Do your eyes frequently feel dry, gritty, or itchy? Do you experience blurry vision that comes and goes, eye fatigue or discomfort?
If you’ve had any of these symptoms, you may be experiencing dry eye syndrome. Dry eye syndrome is a common condition that affects millions of people.
Dry eye syndrome occurs when the eyes aren’t able to produce enough tears or the tears evaporate too quickly, leaving your eyes feeling irritated. While occasional dryness is normal, if you’re experiencing chronic dryness with symptoms that interfere with your vision or comfort, it may be time to learn more about this condition.
Keep reading to learn six signs you might have dry eye syndrome!
If your eyes seem constantly irritated and red, feeling itchy and bothersome throughout the day, this persistent discomfort likely points to dry eye syndrome. The lack of sufficient lubricating tears means your eyes feel inflamed as they struggle to stay moist and protected.
Rubbing your eyes seeking relief can exacerbate the irritation. Experiencing frequent irritation and visible redness is often one of the most common early signs that dryness has become a chronic issue requiring attention.
If you experience a persistent irritant sensation like sand or grit lodged in your eyes, dry eye syndrome may be to blame. This gritty, scratchy discomfort is caused by chronically dry eyes and a lack of adequate lubricating tears.
When eyes become inflamed, and water content is reduced, the friction of blinking leads to a grainy, gritty feeling that seems difficult to wash away. A persistently grainy feeling, especially when you first wake up before using eye drops, is a sign that you may have dry eye.
Do you notice your eyelids feeling abnormally sticky or tacky? This annoying clammy sensation along the eyelid margins signals that a lack of tears is allowing mucus secretions to accumulate.
Experiencing frequent sticky eyelids upon waking is a clear sign that dry eye disease is making your eyes and lids uncomfortably dry.
Fluctuating vision clarity and intermittent blurriness throughout the day can indicate dry eye syndrome. When tears evaporate too rapidly or aren’t adequately replenished, the eyes dry out, distorting incoming light and impairing normal sight.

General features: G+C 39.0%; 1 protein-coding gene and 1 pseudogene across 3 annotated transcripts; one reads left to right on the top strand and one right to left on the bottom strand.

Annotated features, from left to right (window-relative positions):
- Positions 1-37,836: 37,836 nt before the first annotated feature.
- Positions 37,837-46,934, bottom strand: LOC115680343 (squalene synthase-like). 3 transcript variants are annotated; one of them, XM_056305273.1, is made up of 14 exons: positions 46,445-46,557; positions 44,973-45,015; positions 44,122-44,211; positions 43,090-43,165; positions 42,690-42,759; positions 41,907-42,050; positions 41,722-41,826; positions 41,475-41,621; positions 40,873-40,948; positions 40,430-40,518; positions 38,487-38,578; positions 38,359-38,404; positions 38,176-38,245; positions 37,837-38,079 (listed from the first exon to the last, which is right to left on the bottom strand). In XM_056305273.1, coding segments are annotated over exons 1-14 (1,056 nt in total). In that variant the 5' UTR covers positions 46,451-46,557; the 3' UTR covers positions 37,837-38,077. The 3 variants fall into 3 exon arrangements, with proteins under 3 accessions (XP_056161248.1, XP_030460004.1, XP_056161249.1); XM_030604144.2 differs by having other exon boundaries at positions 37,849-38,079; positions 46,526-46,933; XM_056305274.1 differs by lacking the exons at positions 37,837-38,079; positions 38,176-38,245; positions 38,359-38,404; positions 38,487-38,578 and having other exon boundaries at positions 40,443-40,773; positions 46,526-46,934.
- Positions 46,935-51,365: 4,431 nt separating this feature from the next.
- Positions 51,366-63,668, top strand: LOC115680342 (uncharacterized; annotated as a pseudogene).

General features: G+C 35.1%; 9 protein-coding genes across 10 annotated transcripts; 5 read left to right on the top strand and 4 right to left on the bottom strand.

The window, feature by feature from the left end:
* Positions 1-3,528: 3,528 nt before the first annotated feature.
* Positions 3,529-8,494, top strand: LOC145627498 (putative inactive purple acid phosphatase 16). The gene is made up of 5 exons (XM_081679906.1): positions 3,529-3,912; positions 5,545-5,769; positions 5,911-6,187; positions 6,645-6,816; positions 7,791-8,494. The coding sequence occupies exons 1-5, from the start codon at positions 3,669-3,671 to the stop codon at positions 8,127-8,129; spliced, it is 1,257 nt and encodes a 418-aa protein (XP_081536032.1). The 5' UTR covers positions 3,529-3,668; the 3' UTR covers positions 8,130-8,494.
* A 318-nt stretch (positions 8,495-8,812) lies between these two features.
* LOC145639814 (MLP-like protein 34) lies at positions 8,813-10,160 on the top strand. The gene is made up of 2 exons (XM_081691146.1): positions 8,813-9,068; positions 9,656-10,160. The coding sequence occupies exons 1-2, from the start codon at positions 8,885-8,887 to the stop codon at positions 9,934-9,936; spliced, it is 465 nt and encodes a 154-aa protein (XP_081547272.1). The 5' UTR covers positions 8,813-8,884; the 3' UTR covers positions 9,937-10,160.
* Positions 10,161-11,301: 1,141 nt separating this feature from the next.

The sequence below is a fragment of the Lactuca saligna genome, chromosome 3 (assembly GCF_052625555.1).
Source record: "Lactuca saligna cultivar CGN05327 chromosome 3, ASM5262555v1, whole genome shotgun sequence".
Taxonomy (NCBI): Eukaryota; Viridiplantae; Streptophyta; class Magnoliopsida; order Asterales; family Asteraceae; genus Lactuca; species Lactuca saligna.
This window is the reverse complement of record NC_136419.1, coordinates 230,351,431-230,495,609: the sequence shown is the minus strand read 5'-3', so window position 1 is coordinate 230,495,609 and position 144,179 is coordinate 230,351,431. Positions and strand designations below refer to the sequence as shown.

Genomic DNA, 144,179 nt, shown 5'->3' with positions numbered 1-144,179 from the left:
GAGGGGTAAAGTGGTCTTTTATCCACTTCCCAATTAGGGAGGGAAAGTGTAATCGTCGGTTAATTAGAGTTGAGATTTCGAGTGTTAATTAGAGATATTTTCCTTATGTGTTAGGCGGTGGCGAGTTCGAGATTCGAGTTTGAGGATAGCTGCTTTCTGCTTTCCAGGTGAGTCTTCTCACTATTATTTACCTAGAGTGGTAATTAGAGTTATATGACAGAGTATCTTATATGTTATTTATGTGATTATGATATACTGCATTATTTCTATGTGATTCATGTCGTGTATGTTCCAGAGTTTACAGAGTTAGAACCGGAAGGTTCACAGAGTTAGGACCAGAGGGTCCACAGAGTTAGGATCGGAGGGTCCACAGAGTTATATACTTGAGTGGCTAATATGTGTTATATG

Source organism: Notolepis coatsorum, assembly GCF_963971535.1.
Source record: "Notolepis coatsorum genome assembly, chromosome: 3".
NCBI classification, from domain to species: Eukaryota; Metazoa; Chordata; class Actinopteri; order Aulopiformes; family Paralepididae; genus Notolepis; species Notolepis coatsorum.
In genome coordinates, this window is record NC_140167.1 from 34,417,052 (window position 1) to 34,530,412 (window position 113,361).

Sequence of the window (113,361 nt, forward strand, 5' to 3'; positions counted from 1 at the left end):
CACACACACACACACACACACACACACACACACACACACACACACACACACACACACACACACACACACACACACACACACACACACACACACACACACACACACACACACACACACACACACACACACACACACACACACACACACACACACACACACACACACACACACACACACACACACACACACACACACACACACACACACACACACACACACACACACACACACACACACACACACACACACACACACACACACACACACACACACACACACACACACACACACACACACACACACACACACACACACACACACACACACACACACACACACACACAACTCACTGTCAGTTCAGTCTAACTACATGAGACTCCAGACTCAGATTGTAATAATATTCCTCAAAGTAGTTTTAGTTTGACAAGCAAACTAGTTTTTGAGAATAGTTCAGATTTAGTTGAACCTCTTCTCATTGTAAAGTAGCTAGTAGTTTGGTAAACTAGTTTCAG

Struggling with constant difficulties and blurred vision because the eyes feel irritated and dry signifies that tear production has become dysfunctional. If you battle frequent trouble clearly focusing that seems connected to dry eye discomfort, a dysfunctional tear film is likely contributing to the problem.
Dry eyes can make contact lens use increasingly challenging. As the tear film quality worsens, the friction of contacts becomes unbearable for irritated eyes.
Severely compromised tear production means lenses soak up all available moisture, causing extreme foreign body sensation. If wearing contacts is complicated or impossible due to severe dryness and pain, it may be confirmation that dry eye is behind the contact lens intolerance.
It may seem odd, but excessive tearing and watery eyes can also indicate dry eye syndrome. Even though more tears are spilling out, these reflex tears are of lower quality and can irritate the eyes.
As the eye becomes more and more dry, sensors in the cornea trigger added tear production, trying to compensate. If your eyes seem to tear up frequently yet feel irritated and dry, it’s a sign that corneal distress from inadequate tear function is behind the waterworks.
Do you think you may be experiencing symptoms of dry eye? Schedule an appointment at Missouri Eye Institute in Springfield, MO, today!
Very professional and friendly. I have been here twice in the last two years and I would highly recommend them to anyone.
Staff was informative and caring. They explained what to expect at every step of the procedure. Lots of caring and information.
The entire staff at MEI was very kind and professional. I highly recommend them for your eye care. Very friendly!